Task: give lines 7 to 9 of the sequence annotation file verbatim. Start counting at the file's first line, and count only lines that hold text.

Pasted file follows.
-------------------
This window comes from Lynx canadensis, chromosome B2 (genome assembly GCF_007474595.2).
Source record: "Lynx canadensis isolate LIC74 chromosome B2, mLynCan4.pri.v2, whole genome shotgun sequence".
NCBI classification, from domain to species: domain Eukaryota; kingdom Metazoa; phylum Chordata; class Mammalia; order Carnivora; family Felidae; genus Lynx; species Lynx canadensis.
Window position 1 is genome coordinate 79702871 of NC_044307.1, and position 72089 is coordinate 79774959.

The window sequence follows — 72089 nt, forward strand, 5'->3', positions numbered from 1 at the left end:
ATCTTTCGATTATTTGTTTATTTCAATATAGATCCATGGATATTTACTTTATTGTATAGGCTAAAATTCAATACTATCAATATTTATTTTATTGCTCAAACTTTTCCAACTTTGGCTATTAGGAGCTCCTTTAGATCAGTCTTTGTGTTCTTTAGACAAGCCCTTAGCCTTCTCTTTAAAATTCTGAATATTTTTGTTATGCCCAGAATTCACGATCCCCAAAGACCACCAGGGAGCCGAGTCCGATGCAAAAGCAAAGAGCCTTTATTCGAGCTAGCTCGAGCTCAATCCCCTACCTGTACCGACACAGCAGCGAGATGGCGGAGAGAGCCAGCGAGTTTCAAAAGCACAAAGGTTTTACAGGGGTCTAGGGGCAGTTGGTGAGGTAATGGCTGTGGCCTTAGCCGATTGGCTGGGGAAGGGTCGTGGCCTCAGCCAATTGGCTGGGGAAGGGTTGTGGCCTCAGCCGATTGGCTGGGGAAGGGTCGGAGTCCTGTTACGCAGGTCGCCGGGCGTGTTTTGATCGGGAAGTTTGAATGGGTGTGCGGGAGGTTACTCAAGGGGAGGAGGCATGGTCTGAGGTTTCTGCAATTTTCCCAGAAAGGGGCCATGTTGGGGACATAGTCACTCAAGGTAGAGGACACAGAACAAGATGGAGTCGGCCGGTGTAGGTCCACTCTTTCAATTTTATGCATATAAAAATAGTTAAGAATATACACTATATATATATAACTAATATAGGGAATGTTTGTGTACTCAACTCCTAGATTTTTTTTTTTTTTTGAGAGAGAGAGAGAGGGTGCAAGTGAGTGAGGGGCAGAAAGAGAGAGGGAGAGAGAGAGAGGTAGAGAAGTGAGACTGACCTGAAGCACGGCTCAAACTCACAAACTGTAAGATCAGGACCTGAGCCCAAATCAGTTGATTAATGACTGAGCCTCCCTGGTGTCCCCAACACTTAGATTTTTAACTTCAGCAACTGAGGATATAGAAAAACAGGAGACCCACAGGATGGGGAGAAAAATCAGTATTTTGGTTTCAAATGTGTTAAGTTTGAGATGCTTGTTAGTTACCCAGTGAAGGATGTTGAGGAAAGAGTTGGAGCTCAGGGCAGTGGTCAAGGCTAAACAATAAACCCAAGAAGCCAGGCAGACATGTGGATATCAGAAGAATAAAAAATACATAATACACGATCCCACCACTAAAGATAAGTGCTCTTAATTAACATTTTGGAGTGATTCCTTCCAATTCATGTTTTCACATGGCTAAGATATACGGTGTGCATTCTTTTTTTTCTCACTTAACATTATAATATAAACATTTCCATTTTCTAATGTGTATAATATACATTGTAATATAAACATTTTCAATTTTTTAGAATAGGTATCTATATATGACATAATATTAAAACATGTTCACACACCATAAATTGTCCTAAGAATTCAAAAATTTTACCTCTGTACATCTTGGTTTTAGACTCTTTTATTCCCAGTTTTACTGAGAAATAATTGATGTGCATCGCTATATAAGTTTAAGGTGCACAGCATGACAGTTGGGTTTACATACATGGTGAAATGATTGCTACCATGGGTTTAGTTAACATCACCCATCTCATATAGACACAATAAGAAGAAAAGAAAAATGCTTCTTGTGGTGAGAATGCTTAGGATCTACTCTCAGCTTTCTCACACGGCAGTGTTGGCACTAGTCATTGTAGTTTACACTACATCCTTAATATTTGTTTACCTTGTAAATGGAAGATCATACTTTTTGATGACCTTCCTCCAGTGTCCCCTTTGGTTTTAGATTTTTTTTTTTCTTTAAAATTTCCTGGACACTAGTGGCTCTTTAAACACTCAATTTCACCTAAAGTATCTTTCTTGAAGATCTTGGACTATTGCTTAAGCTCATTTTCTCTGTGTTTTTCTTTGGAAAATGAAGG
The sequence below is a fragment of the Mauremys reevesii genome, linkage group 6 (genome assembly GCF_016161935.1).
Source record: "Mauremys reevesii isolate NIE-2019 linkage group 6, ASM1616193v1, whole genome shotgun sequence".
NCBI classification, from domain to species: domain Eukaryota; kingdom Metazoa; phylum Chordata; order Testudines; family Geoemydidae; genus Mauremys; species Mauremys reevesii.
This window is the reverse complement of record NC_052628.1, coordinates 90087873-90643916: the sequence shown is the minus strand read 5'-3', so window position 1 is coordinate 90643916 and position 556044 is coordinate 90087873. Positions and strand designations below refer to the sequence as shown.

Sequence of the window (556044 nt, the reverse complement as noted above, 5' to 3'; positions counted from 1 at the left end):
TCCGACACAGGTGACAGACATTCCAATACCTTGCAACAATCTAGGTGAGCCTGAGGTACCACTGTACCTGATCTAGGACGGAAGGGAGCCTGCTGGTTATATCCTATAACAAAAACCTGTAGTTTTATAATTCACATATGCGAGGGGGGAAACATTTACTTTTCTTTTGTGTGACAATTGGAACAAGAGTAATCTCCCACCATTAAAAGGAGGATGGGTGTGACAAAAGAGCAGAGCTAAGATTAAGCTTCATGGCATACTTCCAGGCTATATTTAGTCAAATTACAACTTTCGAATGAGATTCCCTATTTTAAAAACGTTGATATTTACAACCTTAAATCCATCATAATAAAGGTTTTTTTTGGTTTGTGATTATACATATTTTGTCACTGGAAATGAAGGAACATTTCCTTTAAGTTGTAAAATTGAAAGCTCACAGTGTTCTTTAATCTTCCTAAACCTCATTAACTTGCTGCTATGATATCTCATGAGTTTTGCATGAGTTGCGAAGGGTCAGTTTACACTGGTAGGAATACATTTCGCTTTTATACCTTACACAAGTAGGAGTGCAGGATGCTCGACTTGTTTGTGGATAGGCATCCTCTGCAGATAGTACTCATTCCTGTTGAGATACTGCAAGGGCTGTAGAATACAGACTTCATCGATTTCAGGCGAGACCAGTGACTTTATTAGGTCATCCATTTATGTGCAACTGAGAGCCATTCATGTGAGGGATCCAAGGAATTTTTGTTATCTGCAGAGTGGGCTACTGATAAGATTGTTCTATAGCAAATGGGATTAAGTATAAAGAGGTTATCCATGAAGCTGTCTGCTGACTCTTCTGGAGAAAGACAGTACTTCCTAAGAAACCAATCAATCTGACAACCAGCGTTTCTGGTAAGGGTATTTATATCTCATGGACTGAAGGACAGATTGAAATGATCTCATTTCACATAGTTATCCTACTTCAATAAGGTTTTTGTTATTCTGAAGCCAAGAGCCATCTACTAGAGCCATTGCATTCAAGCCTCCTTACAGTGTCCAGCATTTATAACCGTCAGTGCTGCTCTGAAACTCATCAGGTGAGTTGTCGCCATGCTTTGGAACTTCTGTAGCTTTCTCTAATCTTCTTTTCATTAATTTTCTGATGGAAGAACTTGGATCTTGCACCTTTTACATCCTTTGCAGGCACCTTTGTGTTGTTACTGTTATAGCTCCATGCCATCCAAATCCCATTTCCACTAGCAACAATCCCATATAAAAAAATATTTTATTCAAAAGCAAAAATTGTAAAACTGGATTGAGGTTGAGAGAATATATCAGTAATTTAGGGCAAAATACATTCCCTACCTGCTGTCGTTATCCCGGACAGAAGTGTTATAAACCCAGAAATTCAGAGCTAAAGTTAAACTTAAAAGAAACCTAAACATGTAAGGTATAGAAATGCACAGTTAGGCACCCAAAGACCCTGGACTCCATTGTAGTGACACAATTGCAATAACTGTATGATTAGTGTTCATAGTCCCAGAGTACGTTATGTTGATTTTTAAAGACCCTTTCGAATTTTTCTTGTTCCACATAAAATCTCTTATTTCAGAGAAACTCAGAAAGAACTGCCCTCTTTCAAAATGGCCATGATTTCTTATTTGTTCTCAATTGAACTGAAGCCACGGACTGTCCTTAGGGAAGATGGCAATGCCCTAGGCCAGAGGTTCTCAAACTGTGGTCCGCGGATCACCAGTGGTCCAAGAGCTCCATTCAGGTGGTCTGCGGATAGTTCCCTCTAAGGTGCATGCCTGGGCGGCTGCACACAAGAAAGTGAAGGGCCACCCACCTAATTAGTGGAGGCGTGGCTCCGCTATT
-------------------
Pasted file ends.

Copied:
The sequence below is a fragment of the Mauremys reevesii genome, linkage group 6 (genome assembly GCF_016161935.1).
Source record: "Mauremys reevesii isolate NIE-2019 linkage group 6, ASM1616193v1, whole genome shotgun sequence".
NCBI classification, from domain to species: domain Eukaryota; kingdom Metazoa; phylum Chordata; order Testudines; family Geoemydidae; genus Mauremys; species Mauremys reevesii.